It has become an annual tradition at the Co-op: as we approach the end of the fiscal year, we ask our staff to nominate the projects from the wider open source community that they use and benefit from so that we can acknowledge and support those projects in our small way. We are proud to help grow the open source ecosystem in which we believe so strongly.
This year we are pleased to announce the following recipients:
Thunderbird – The Co-op provides email services for both its staff and members. Past fund recipients have included Horde, the default webmail client we offer members. We also support 3rd-party mail clients, and one of the consistent favourites to recommend to users has been Mozilla’s Thunderbird.
Let’s Encrypt – Secure web transactions requires digital certificates to enable HTTPS (SSL/TLS). In the past, these were the purview of a few certificate authorities who were able to charge large sums for new certificates. A few years go, Let’s Encrypt came along, offering a free, automated, and open certificate authority for the public’s benefit. Our donation this year approximates what we might have paid for a one-year certificate for a wildcard domain. This initiative has been a godsend for non-profits and individuals everywhere.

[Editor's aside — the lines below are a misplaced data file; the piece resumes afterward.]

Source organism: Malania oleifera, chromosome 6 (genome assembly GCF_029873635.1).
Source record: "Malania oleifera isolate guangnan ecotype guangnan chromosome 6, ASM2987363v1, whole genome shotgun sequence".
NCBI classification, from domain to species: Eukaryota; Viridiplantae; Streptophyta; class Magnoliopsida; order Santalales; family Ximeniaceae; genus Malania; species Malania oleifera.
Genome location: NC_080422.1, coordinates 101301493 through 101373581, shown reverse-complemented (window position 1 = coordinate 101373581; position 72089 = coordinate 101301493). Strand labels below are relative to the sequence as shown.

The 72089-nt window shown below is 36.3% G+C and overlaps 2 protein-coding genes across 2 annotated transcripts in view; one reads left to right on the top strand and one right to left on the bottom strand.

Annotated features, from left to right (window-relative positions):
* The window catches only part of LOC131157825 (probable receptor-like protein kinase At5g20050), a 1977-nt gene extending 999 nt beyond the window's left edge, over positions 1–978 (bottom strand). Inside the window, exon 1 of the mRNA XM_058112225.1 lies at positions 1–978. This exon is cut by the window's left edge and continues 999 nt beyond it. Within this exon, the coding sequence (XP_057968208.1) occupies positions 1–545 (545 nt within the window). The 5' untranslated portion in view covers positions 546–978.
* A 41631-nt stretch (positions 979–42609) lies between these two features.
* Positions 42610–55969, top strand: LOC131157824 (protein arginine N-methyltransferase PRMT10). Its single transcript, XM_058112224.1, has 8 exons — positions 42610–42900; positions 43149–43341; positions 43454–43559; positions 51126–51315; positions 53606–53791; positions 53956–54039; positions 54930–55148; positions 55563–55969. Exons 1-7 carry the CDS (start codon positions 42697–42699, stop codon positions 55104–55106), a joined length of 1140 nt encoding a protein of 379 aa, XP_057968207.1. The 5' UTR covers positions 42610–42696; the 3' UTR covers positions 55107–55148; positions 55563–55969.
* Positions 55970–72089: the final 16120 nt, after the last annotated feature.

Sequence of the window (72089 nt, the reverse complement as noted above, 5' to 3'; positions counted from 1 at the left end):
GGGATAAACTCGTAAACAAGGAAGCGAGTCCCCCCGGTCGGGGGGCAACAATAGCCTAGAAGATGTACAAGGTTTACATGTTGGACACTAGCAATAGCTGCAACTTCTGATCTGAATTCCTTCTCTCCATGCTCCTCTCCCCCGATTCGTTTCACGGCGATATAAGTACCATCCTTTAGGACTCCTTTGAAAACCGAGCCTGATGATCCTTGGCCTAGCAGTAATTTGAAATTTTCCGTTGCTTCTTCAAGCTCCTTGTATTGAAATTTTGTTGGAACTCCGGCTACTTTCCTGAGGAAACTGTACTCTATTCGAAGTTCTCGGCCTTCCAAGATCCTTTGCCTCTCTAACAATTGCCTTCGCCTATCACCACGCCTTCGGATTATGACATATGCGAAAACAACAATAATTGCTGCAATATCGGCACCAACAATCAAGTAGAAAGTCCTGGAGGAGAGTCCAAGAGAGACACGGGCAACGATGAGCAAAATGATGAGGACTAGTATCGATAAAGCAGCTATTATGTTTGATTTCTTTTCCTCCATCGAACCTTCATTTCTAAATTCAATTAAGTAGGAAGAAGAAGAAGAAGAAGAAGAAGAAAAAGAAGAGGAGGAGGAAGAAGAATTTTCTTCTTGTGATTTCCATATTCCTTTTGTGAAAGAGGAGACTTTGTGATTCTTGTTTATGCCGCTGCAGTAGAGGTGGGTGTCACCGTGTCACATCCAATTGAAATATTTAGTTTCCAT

Open Web Application Security Project (OWASP) – OWASP is an organization focused on improving the security of software through the sharing of openly-licensed software tools and knowledge-based documentation on application security. We have already benefited from a number of their documentation efforts on security best practices, and are planning to employ a number of their testing tools to assess and improve our security practices.
Thank you to the Co-op staff members who nominated this year’s recipients, and to the Co-op board and members for supporting the open source ecosystem.
About the Open Source Contribution Fund
The BC Libraries Co-op has a commitment to Free and Open Source Software (FOSS). Our core service, Sitka, is built on the FOSS application, Evergreen® ; we contribute code and resources to this project as much as possible, as well as to other projects whenever feasible.
The Co-op absolutely depends on hundreds of other FOSS projects, both large and small, for daily operations. Many of these projects are critical and yet can be severely under-resourced, run solely on volunteer time. An example of a consequence of this underfunding was the Heartbleed bug in the OpenSSL library that was publicly revealed in March 2014. That software library, which secured the traffic on hundreds of thousands of websites globally, was supported by three part-time, unfunded volunteers. That event was part of the impetus for the creation for this fund.
The Open Source Contribution Fund allows the Co-op to support software development and the supporting activities (legal, travel, promotion) of the wider FOSS ecosystem. The benefits are mutual: our members and staff benefits from a stronger ecosystem with robust software, and our participation and contributions benefits the wider community, too.
For more information, please see the Co-op’s Policy on FOSS Contribution Fund.